Animals created artificially or clone

Top 5 living creatures produced artificially.

Genetic engineering and cloning: how it works.

Science fiction doesn’t seem so unrealistic anymore – scientists put it into life. Proof of this is the scientific breakthroughs made by researchers in the field of creating “artificial” creatures. Thus, in the second half of the XX century scientists were able to “read” the biological information, which was contained in the genes of living organisms. As a result, so called “genetic engineering” became possible – the technology of separation of certain genes from one organism and their introduction into another organism. On this basis scientists managed to create not only genetically modified plants and agricultural crops, but also animals with “artificial” set of genes.

The creatures bred by genetic engineering were not, in fact, a “copy” of their parents, but a “product” of scientists with a programmed set of genes that influence their further development. For example, pink mice or animals not subject to certain types of diseases were bred.

Quite differently, they were completely “artificial” organisms, which became known as clones. Scientists managed to “extract” cells from the bio-material of animal , which then were introduced into the organism of animals of the same kind by means of artificial fertilization. As a result, “copies” of those animals, from which a biological sample was taken, began to appear. Thus, 1990-2000 marked the appearance of cloned animals for the inhabitants of the planet, the most famous of which became:

1. Dolly

A sheep bred in 1996 in the nursery of the Roslin Institute in Scotland, has caused a sensation all over the world. Not only did it astonish the public, but it also provoked fierce protests against cloning animals.

One way or another, Dolly proved her vitality – she lived 6.5 years and produced six healthy lambs.

At the end of her life, Dolly got a lung infection and had to be put to sleep. Now her stuffed animal is on display at the Edinburgh Royal Museum.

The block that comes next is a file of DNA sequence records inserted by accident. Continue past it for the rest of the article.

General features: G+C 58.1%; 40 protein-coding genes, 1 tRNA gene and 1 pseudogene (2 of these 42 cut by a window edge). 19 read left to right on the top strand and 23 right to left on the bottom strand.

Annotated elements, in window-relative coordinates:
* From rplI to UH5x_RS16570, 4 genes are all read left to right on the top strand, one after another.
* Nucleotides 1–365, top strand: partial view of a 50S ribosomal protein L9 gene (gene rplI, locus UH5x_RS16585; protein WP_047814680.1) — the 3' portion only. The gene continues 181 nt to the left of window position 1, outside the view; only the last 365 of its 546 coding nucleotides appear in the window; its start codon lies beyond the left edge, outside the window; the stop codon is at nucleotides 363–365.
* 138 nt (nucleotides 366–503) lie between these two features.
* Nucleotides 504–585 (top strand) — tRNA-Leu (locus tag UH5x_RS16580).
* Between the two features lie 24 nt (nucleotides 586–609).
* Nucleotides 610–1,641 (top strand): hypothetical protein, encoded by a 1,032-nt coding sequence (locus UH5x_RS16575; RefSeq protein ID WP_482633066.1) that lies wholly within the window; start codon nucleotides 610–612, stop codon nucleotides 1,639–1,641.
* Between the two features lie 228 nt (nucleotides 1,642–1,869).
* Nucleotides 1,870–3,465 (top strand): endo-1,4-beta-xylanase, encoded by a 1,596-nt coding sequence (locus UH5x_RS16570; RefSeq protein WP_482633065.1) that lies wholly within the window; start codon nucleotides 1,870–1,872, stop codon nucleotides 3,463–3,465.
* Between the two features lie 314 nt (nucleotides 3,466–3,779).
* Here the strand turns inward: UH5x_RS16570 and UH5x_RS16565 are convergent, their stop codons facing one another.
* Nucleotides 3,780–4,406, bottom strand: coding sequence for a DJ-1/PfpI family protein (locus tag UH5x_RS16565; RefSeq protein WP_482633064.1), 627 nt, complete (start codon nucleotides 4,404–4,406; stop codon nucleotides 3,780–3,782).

2. Polly and Molly

Two sheep that were cloned in July 1997 at the Roslin Institute in Edinburgh, Scotland. It was the second most important breakthrough in the scientific world – if Dolly was the first animal clone, Polly and Molly were the first cloned animals with human genes embedded, i.e. the first genetically modified animals. It was planned that sheep could be useful for scientists to study human diseases associated with poor blood clotting.

3. Snuppy

The first cloned dog bred by scientists from Seoul National University in 2005. Since the birth of Dolly, many other animals have been cloned – cats, cows, horses, mice and others – but the dog has not been cloned for a long time. As a result, 123 animals participated in the cloned dog breeding experiment, but only three were able to become pregnant after artificial insemination. Two puppies were born and only one was left, and was named Snoopy . This puppy became a clone that appeared from the ear cell as an adult Afghan hound. After that, Snoopy was involved in cloned dog breeding in 2008, when 10 puppies were born, whose parents were also clones.

4. Frog

The first vertebrate in the world to be cloned was a sporza frog. The frog was cloned by Professor of Zoology at Oxford University John Gordon in 1970. Cloning experiments with intact cell cores were carried out by a British scientist beginning in 1958. By the way, in describing the results of the experiments carried out by the scientist, the biologist John Haldane for the first time used the word “clone” in relation to a living being.

5. CopyCat

The first time a cat was cloned was by scientists from the College of Veterinary Medicine at the University of Texas in 2001. The kitten’s name was “CopyCat”. This experiment was carried out by the American company Ge

netic Savings and Clone, which after the birth of a cloned kitten began cloning pets on a commercial basis.

A new aspect: the return of fossils

Amazing prospects managed, since 2013, to get a cloned frog embryo, which extinct 30 years ago, for scientists and bio-engineers at the University of New South Wales. The experiment was based on tissue samples of the Australian frog Rheobatrachus silus, frozen in the 1970s. However, the embryos could not be “resurrected” for long time – they did not survive for even a few days. However, as scientists believe, this opens up great opportunities for new scientific breakthroughs. In particular, the endangered species such as the woolly mammoth and the non-flying Dodo bird are in line.

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